Subsequent generations attempted to introduce the metric system to the U.S. but were met with subsequent generations of resistance. Congress repeatedly brought up legislation to make the metric system not just legal but mandatory — and each time time the legislation went down in flames.
But then, in the 1970s, a hundred years after the first big push for metrication, yet another attempt was made. Congress passed an act declaring the metric system “the preferred system of weights and measures for United States trade and commerce.” And President Gerald Ford followed it up with an executive order. But the adoption of the metric system was deemed voluntary.
The U.S. Office of Education ran Public Service Announcements to promote metric literacy, and a popular poster was made, featuring a woman in a bikini with the slogan “Think Metric” above her and her measurements, in metric units, below.
But the 1975 Metric Conversion Act didn’t really have any teeth. It included the word “voluntary,” which meant that businesses and organizations could opt out of the metrication process. The result was that some organizations and industries went metric, while others didn’t. The metric system remained vulnerable to opposition and, once again, the anti-metric forces began to gather.
For one, there were the unions, who were scared that moving to an international system of measurement would make it easier for big corporations to ship jobs offshore.
Finally, there was also a political argument against the U.S. going metric. As the Jimmy Carter era of the 1970s gave way to the Reagan era of the early 1980s, a variety of movements rose up against globalism and elitism. “This is the issue of this election,” proclaimed Reagan. “Whether we believe in our capacity for self-government or whether we abandon the American revolution and confess that a little intellectual elite in a far distant capitol can plan our lives for us better than we can plan them ourselves.” The U.S. economy was suffering and the nation’s confidence was low. As a result, anti-metric opposition began to take on a kind of defiant nationalism.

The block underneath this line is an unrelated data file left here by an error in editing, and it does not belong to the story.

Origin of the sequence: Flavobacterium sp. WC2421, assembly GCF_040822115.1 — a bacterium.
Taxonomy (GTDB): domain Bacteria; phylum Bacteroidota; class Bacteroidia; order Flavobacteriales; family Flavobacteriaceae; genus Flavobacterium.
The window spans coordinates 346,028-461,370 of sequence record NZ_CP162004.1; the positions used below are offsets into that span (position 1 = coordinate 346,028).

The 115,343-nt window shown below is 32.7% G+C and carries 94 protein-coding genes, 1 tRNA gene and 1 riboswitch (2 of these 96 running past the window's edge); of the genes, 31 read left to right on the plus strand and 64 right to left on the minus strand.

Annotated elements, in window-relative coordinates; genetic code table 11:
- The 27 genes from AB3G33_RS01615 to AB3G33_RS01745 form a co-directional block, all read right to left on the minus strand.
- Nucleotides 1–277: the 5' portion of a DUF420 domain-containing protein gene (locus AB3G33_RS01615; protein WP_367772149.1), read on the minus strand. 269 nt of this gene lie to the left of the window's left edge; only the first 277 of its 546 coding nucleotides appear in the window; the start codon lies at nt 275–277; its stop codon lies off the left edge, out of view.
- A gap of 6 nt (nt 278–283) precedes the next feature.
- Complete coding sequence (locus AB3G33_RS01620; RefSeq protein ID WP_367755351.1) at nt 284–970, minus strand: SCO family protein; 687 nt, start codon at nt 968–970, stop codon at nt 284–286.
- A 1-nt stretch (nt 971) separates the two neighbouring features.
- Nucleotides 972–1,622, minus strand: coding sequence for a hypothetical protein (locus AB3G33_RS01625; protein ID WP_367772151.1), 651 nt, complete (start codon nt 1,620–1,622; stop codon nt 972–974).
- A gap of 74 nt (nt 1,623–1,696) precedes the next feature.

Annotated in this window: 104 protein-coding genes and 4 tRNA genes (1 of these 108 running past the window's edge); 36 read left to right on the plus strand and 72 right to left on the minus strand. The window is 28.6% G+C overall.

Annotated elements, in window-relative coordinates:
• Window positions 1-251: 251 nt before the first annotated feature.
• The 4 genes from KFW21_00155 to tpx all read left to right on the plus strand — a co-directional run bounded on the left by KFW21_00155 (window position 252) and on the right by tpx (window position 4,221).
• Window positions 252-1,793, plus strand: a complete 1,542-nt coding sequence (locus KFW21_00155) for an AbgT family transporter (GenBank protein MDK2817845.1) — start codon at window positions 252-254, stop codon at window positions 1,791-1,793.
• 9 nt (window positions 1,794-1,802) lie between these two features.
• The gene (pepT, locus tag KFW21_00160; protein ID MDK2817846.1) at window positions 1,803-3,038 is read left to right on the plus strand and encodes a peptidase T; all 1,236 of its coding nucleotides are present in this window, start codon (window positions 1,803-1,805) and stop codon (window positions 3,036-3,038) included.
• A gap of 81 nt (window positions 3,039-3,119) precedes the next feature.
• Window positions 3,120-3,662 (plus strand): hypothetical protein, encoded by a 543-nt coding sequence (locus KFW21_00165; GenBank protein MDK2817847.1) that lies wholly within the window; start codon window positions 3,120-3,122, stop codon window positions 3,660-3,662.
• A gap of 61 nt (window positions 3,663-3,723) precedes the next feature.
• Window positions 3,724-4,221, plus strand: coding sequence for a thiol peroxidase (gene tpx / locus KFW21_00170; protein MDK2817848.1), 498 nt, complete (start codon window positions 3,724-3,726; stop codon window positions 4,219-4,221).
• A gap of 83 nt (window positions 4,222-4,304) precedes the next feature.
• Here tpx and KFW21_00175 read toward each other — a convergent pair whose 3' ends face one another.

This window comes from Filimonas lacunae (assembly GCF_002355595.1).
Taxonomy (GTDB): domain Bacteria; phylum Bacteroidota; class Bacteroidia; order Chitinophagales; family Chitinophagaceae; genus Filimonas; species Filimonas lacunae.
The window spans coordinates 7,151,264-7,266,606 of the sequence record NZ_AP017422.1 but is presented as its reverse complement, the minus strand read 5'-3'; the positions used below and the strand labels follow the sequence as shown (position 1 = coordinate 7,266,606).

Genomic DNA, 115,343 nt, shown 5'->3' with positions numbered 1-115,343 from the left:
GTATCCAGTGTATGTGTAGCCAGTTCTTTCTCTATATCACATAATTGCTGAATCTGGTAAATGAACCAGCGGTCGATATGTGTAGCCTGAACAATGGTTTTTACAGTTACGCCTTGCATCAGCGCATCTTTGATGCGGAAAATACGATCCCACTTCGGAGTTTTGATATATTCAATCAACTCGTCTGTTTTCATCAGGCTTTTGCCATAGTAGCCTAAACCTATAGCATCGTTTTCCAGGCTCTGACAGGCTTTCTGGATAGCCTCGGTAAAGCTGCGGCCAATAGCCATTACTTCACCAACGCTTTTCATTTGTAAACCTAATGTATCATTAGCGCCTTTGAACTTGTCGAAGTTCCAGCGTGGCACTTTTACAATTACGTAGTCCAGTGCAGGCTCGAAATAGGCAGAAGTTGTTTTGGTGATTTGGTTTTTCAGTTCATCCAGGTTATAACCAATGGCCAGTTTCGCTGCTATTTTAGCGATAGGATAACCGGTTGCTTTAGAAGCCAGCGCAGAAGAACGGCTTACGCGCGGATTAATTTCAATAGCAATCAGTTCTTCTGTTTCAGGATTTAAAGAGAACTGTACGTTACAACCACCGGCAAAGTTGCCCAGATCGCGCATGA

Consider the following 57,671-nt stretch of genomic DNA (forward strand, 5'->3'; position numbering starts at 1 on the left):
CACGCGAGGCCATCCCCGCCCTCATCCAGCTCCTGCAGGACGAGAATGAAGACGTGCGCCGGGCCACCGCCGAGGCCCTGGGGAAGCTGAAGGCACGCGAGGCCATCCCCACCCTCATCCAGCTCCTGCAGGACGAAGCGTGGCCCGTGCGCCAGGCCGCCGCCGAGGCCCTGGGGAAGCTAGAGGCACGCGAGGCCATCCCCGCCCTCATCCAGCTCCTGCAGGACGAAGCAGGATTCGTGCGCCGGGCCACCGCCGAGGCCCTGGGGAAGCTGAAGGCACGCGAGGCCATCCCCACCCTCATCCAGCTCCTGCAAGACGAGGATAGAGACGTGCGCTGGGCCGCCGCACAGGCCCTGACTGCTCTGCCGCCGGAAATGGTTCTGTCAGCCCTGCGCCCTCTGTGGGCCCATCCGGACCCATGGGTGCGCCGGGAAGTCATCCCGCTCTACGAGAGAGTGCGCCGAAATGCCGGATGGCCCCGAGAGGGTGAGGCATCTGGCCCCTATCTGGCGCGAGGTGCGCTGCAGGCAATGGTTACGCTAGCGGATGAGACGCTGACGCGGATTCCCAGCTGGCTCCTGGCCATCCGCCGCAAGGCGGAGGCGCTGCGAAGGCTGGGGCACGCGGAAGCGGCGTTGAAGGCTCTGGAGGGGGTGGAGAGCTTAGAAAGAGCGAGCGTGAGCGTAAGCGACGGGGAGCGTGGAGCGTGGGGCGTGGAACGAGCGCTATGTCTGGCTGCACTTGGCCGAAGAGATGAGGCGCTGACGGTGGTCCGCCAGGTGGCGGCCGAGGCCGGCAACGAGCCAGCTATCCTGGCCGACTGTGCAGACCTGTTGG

Efforts to metricate the U.S. were left stranded halfway between old and new. In a typically American way, the market decided who went metric and who didn’t and so the U.S. now sits on what’s called a “metric continuum.” The fields of science and medicine are almost fully metricated, and with little controversy. But in the business realm, it’s a mix. Some businesses are fully metricated, others not at all, and a lot are left somewhere in between.
At one end of the spectrum, there are big “companies that have international supply chains,” explains Elizabeth Gentry, the metric coordinator in the U.S. Office of Weights and Measures at the National Institute of Standards and Technology. “What they’re looking for is the ability to sell their product in many marketplaces and they get the components for their product all around the world [that] need to fit together” and create reliable products.
But for smaller, local businesses, the economic imperative to metricate just isn’t there. Take for instance a dairy farmer — milk is not shipped internationally, so retooling from gallons and quarts to liters just doesn’t seem that important.
In between, there are companies that have to maintain separate production lines, even separate warehouses in some cases, to manage different versions of their products for local and international markets.
So the U.S. is a nation stretched out across a continuum of metrication. It uses dual units and experiences conversion confusion. But it’s hard to see how that will ever change, when there’s serious cultural resistance to the system of measurement adopted around the world.
The bottom line is: it’s really difficult to get people to change from a measurement system they’ve been using their whole life. Resistance to change is a massive obstacle to overcome.
Yet what resistors don’t realize is that all U.S. customary units these days are defined relative to the metric system. The system that makes sure a gallon of gas in Oakland is the same as a gallon of gas in Omaha is calibrated relative to metric standards. So a gallon is officially defined as 3.78541 liters.
That means it’s all metric under the surface.